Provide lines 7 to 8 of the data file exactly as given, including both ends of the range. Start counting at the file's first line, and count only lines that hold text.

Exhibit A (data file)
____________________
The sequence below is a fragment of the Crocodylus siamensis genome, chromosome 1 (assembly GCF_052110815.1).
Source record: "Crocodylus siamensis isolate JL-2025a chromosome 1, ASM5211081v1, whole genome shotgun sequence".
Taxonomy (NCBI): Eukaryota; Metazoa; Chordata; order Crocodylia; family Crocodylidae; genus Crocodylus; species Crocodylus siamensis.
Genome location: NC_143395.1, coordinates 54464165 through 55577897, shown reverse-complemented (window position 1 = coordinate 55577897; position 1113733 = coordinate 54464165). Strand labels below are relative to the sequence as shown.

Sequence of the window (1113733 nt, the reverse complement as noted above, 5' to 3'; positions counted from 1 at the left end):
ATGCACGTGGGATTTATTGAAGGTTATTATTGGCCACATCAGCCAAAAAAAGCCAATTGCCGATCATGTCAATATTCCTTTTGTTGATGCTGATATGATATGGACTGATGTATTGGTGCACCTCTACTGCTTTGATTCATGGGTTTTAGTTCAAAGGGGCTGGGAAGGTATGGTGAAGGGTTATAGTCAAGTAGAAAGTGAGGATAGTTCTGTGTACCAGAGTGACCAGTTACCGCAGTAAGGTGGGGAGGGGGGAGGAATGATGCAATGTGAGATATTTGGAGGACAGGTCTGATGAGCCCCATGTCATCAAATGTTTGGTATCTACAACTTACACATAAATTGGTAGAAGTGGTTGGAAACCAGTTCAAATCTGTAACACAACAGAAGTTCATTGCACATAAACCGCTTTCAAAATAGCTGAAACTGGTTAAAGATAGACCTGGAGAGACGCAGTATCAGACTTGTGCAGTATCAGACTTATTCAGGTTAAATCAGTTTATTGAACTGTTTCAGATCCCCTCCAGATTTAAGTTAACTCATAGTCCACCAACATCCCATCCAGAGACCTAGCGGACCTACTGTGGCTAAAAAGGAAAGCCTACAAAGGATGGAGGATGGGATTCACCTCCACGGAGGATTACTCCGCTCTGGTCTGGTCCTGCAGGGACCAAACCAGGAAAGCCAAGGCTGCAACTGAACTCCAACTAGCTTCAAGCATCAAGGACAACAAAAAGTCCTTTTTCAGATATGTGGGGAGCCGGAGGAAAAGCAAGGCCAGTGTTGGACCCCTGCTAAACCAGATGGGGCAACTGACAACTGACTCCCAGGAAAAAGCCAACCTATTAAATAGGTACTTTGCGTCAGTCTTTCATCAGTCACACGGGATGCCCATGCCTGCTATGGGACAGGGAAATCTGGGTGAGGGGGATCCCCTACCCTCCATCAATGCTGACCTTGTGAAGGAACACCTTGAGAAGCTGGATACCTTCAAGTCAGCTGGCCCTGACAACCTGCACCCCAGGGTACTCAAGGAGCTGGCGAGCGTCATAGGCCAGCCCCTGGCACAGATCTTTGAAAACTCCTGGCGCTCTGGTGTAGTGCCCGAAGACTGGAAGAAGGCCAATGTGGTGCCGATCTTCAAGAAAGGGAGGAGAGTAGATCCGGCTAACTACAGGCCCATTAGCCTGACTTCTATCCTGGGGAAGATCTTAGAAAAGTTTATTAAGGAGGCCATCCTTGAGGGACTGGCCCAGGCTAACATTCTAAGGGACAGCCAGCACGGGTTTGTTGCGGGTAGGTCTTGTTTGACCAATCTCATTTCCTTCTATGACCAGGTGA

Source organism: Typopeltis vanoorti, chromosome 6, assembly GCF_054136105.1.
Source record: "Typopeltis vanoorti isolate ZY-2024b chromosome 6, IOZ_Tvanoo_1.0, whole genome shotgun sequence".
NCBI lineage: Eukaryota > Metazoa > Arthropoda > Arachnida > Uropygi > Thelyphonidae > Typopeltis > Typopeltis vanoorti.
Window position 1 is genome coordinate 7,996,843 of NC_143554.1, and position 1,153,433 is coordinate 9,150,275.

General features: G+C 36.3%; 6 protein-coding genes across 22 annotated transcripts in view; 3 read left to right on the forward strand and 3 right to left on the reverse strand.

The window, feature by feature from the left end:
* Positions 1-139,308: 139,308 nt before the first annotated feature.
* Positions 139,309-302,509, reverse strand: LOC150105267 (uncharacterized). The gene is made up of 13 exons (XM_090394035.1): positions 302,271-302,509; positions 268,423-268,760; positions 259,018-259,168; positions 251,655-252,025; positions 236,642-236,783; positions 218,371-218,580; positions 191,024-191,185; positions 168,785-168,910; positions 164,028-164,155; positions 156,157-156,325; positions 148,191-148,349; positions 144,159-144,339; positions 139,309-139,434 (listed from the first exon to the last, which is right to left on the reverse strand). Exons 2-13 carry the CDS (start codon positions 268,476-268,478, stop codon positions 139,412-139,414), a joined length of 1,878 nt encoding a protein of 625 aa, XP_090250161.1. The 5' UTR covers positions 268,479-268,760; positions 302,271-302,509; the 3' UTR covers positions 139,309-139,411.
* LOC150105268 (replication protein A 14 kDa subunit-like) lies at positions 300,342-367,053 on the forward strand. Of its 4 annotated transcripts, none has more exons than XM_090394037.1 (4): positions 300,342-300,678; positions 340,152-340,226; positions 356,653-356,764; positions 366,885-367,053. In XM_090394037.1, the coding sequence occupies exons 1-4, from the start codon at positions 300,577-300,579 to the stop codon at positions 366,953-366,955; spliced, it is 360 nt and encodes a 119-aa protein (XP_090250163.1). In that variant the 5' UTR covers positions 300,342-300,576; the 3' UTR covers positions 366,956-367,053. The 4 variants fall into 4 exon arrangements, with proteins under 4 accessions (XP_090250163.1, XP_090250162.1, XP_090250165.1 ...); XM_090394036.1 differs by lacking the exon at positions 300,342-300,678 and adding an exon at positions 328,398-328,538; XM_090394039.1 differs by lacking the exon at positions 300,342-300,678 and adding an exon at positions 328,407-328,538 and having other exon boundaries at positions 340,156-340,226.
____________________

Source organism: Typopeltis vanoorti, chromosome 6, assembly GCF_054136105.1.
Source record: "Typopeltis vanoorti isolate ZY-2024b chromosome 6, IOZ_Tvanoo_1.0, whole genome shotgun sequence".